In the retail business, much has been said about how COVID-19 has transformed it. The specific pressures and problems retail establishments have faced – and continue to face – must be taken into account.
The challenges retail stores face during the pandemic
Pandemic-induced anxiety and fear
Due to fast-paced work settings, limited breaks, and constant change, retail associates are already under a lot of stress. Now, on top of that, as a result of COVID-19, customers’ buying patterns, retailers’ capital, and job security are all uncertain.
Additionally, retail associates must deal with the pandemic’s influence on their health and personal life, as well as caring for loved ones. For instance, if a child is quarantined at school due to a positive case, the employee may be required to take unplanned time off.
A smaller pool of associates to choose from
Retailers have struggled to fill positions despite a rise in client demand. There are still a large number of employees who fled their workplaces during the epidemic and have not returned. Some people are contemplating their careers, while others will wait until their pay and other needs are addressed before deciding.
Because of this, there are fewer workers covering more shifts and assuming more responsibilities. More perks, better work-life balances, and raises are needed to attract and keep skilled employees in the retail industry as competition for workers grows even fiercer.
New, more complex responsibilities for employees
Employees have taken on additional tasks in the workplace, including enforcing social distance and masking regulations in-store, completing curbside pickup orders, and more. As a result, employees have had to take on additional tasks and learn new skills in order to provide top-notch service to customers.
How to boost engagement during the pandemic
It is possible to help your retail workers in a variety of ways. Workers and customers alike can benefit from the use of contemporary technology in times of uncertainty and competition.
When assessing potential tech solutions, bear the following points in mind.
Communication is more important than ever
Employees must be kept up to date with the latest developments, including store hours, sick-leave policies, and shift availability. They need ways to communicate both with management and with other workers in real-time. Shift bidding apps, collaboration platforms, and instant messaging tools can help.
However, keep in mind that as most things switched to digital during the pandemic, data became more vulnerable than ever. That’s why these tools also require developing security and compliance policies. For example, if you’re using instant messaging platforms such as WhatsApp to keep employees in the loop, you might need to implement a WhatsApp archiving solution in order to stay compliant.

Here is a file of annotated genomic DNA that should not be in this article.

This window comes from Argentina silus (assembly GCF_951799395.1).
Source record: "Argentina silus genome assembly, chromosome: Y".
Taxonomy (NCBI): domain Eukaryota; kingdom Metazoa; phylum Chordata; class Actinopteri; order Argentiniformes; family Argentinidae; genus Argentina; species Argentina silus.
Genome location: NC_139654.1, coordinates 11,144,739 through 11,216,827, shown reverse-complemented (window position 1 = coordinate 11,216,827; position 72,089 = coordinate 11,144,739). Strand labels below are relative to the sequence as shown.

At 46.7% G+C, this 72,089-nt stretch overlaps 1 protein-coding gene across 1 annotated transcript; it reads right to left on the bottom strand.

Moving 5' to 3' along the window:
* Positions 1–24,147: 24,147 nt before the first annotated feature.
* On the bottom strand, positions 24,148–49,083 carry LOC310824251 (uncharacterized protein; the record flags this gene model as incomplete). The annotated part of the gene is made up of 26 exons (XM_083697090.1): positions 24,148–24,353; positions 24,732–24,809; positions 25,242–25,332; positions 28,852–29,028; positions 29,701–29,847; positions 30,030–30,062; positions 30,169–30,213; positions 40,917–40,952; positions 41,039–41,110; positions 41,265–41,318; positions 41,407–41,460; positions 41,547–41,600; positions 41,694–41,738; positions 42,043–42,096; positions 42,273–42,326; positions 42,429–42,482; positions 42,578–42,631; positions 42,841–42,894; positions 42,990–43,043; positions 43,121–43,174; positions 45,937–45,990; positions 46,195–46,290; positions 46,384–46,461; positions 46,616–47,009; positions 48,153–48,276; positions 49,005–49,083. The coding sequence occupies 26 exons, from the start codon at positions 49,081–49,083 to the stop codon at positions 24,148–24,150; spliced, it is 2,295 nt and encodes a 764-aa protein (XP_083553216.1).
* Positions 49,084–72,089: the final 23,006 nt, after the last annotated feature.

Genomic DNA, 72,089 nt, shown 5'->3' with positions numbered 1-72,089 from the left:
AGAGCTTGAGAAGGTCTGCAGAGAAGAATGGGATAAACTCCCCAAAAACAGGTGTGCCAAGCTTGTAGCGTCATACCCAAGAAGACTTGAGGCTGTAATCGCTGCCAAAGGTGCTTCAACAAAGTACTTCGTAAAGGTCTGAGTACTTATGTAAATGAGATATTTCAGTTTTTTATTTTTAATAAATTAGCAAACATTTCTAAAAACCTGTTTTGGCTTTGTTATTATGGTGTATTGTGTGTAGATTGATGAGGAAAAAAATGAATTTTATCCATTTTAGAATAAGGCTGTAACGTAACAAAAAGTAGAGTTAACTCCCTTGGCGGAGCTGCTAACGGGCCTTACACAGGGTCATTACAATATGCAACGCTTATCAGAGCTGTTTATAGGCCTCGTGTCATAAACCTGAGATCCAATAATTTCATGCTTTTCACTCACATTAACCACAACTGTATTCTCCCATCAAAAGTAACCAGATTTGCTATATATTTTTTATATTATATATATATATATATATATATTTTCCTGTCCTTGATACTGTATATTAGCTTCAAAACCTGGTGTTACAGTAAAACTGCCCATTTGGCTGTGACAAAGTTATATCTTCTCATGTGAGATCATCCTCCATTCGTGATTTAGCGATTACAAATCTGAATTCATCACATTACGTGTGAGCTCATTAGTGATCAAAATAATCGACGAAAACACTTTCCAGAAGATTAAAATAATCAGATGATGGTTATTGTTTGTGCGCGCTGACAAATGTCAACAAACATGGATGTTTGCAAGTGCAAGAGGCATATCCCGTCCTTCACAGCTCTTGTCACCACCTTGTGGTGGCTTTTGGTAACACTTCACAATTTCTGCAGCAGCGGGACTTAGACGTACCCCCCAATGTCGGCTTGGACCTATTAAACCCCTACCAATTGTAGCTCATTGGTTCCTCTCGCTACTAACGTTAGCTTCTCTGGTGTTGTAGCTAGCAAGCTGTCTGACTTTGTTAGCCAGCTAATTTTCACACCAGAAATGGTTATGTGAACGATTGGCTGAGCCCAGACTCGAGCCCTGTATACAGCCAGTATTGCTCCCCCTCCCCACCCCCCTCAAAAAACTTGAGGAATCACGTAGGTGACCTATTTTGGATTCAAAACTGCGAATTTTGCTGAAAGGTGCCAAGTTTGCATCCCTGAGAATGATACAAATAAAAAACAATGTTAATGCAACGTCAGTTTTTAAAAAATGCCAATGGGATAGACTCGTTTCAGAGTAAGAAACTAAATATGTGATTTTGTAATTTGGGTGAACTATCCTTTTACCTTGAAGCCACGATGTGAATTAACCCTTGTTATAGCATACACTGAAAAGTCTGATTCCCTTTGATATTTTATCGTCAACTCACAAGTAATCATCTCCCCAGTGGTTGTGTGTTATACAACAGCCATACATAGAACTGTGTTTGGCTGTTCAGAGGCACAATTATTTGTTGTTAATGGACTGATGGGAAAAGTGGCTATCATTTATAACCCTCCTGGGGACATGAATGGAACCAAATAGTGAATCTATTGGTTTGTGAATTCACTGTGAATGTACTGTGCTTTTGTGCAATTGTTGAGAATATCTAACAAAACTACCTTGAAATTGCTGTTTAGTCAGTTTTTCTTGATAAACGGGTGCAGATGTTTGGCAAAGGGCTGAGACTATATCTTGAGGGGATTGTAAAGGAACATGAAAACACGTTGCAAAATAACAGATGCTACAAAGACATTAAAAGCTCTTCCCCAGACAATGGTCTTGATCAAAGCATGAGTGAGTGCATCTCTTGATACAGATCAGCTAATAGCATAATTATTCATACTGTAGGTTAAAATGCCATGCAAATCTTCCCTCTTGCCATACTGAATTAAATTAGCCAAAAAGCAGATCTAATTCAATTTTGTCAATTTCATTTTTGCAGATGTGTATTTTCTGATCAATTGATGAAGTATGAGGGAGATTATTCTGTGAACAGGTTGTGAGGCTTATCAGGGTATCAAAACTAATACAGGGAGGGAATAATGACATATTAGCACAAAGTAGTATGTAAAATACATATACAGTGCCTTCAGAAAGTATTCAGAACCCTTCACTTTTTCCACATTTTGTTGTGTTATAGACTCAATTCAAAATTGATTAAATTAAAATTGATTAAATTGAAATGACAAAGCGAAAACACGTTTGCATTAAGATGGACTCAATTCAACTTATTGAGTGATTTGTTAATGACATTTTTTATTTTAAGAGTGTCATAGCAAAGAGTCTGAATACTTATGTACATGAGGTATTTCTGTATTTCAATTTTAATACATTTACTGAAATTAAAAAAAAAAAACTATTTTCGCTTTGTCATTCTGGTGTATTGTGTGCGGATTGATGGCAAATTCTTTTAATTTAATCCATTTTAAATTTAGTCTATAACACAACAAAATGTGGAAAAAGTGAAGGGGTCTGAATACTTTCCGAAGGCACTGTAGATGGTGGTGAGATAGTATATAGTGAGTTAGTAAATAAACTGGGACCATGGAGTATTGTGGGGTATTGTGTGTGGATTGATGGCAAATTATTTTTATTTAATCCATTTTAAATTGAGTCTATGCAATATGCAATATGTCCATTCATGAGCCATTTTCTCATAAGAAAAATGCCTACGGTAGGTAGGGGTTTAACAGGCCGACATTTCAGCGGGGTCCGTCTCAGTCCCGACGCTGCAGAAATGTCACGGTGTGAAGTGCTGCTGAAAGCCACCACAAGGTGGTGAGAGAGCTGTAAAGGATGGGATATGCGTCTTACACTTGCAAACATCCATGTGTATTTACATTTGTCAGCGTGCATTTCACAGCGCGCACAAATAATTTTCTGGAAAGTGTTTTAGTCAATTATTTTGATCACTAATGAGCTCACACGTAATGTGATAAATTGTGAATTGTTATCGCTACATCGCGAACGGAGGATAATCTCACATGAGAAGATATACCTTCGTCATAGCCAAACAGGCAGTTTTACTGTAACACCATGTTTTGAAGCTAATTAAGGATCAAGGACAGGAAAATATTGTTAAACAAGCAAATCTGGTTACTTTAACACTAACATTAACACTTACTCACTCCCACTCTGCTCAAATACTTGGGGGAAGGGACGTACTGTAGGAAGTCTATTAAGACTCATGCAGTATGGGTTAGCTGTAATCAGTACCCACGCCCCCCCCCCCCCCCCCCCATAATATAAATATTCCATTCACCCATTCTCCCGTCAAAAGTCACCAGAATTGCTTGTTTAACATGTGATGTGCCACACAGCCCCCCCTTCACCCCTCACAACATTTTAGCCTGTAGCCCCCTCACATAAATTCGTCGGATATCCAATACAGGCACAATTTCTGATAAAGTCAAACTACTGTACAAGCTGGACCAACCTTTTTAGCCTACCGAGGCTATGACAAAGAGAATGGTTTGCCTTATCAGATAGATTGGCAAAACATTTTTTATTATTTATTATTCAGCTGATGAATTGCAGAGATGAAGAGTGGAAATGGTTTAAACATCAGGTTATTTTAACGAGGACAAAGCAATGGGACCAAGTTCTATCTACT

Employees preferences matter
While many shift scheduling tools rely on Artificial Intelligence and analysis of previous data, it’s also important to take your employee’s needs into account.
Artificial Intelligence should be able to factor in both historical traffic patterns, such as seasonal demand or weather, and the preferences of individual employees. Employees’ self-esteem and commitment are boosted as a result of such a gesture.
Staffing shortages must be avoided
Employees may be required to phone in at any time due to the unpredictable nature of their new obligations at home. If these changes are not communicated appropriately, it might cause staffing shortages. Staffing shortages can not only hurt customer experience but also cause employees to become overworked and disengaged.
Self-service solutions allow staff members to access and amend schedules, request vacation time, or swap shifts, all from their mobile devices (within corporate guidelines). Because of this flexibility, management doesn’t have to worry about filling in for employees who are unable to come to work.
Because of a lack of workers, retail employees are struggling to execute essential activities and deliver a positive customer experience. Burnout may lead to an increase in the number of people leaving your company, which is exactly what you don’t need right now.
Workforce management and self-service systems appear to be most advantageous to store managers. Employees will appreciate them just as highly if they have greater control over their schedules and the flexibility to prioritize personal needs without fear of punishment.
In addition, they won’t have to do the work of numerous workers when schedules are rearranged to meet consumer and operational needs. As a result, you’ll be able to schedule more individuals at busy times.